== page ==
No. 1, here they come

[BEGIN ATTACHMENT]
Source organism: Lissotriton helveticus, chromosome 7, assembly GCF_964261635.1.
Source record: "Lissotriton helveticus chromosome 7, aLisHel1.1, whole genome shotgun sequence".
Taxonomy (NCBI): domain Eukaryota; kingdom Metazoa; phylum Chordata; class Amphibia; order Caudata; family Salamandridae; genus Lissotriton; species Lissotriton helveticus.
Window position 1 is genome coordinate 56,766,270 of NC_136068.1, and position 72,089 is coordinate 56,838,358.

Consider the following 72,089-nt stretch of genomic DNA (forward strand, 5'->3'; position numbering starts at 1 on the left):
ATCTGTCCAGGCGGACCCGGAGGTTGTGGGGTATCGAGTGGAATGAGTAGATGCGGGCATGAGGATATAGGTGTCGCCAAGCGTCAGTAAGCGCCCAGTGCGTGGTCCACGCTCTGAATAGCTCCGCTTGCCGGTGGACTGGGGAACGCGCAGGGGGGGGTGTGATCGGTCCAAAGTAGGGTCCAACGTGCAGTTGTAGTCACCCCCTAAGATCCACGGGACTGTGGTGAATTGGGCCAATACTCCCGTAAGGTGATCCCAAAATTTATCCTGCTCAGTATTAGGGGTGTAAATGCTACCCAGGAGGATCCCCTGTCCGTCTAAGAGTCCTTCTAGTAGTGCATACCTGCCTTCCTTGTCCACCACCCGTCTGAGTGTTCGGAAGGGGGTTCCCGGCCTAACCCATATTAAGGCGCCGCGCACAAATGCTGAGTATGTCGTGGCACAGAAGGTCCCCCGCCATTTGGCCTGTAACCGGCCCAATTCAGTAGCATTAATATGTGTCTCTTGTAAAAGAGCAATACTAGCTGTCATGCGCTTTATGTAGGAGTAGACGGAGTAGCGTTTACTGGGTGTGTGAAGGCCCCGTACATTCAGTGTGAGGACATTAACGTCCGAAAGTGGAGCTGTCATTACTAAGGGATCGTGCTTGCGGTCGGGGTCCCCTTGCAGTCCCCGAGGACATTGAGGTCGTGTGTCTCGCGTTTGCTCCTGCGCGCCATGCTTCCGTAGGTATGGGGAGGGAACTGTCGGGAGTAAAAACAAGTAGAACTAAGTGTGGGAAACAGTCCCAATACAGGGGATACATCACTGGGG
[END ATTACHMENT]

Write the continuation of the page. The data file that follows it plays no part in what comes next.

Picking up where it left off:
The last image San Francisco's home fans will have of this historically dismal 49ers season will be the worst one. On Fan Appreciation Day at Monster Park, a dreary and dismally cold afternoon that saw the stadium only half-filled for the opening kickoff, the Buffalo Bills whipped the Niners in every which way while delivering yet another heavy dose of humiliation to a season that already has seen way too much of that. The final was Buffalo 41, San Francisco 7, but it actually was much worse than that. The Bills were running gadget plays by early in the third quarter and liberally sending in reserves shortly thereafter. The 49ers, meanwhile, ended the game with their third-string quarterback and No. 5 receiver figuring prominently in their offense. It all led to predictable results. The Niners struggled to move the ball on offense, couldn't control the ball or clock, committed four turnovers, and couldn't stop the Bills from making play after play. This was a mercy killing without the mercy. "You might want to feel sorry for them," Buffalo safety Lawyer Milloy said. "But in this business you can't." The only consolation the 49ers could get out of falling to 2-13 with their worst home loss since 1967 – and worst loss ever in the stadium originally named Candlestick Park - is that they now are guaranteed their pick of any college player in the land next year. As if that's any consolation. "Basically, it just seems like a bad dream," 49ers fullback Fred Beasley said after Buffalo finished with dominating edges in total yards (441-189) and first downs (27-12) while controlling the ball for almost 35 minutes. "And once this season is finally done, we all go home and wake up like it never happened and prepare for next year." The bad dream's not over yet. The Niners travel to New England next week for their season finale against the defending Super Bowl champion Patriots, a team that already has beaten Buffalo twice. The Niners must win that game to avoid matching the worst record in franchise history. Don't count on it. The 49ers, with more key players dropping by the wayside as the game progressed, simply were worn down and then smashed into the ground by a superior opponent. San Francisco gamely matched blows with the Bills during a scoreless first quarter, but it was only a matter of time before Buffalo began pummeling the Niners on both sides of the ball. "They physically got after us in all aspects of it," 49ers coach Dennis Erickson said. "It is what it is. They're an awfully good football team. Of all the teams we've played, they're probably the most physical. They physically beat us as well as has happened to us this year." The 49ers produced 61 yards on their first two offensive series, pushing into Buffalo territory on the second possession. But on San Francisco's next eight drives, the Niners produced just 36 net yards and two first downs as the Bills pushed them backward while running off toward another lopsided victory. Buffalo also took away the ball three times during that span, turning a scoreless tie into a 41-0 blowout early in the fourth quarter. The Buffalo defense harassed Niners starting quarterback Ken Dorsey, forcing a fumble on a sack late in the second quarter and then intercepting him on San Francisco's first drive after halftime. On that play, Dorsey suffered a laceration on the middle finger of his throwing hand, forcing him out of the game and bringing in rookie Cody Pickett for his first NFL snaps. Pickett, to nobody's surprise, struggled early before gaining some steam against Buffalo reserves late in the game and leading San Francisco to a fourth-quarter touchdown that averted the shutout. Pickett threw 10 passes – completing four of them to teammates and two to the Bills for interceptions, the second of which set up Buffalo's final touchdown – to finish with a miniscule quarterback rating of 18.8. Dorsey – who completed five of 10 passes, just one of them to the Bills – had a rating of 26.7. "When we get behind, and we have to drop back and throw it, we have problems," Erickson said. The Bills had no such problems. After their opening 12-play drive stalled at the San Francisco 44, the Bills scored on four consecutive possessions and five of their next six. Then, after losing a fumble on their ensuing drive, the Bills scored touchdowns the next two times they had the ball before calling off the dogs. It didn't seem to matter what the Bills tried, whether it was the passing of quarterback Drew Bledsoe (21 of 32 for 172 yards passing), the rushing of Willis McGahee (102 yards and two TDs on 15 carries) or rookie Shaud Williams (93 yards and one TD on 17 carries) or the big-play receiving of rookie Lee Evans (eight receptions for 92 yards and two TDs) and Eric Moulds (8 for 81). "It was just another example of a good football team," Bledsoe said. And the latest, greatest example that is something the 49ers most definitely aren't. "It was a tough day. We could do no right today," Niners defensive tackle Bryant Young said. "We picked the wrong day to come out and play the way we did." Young, the 11th-year veteran who is the longest-tenured player on the 49ers roster, was the last player to leave the San Francisco locker room Sunday. As he sifted through the damage long after the carnage had been completed, he had a message for those who had left before him. "Let this be a learning lesson for all the guys that are going through this, that this is somewhere that you don't want to come back to," Young said. "So there's (our) motivation to go forward. Those guys understand what this feels like now." And it feels about as bad as it looks.
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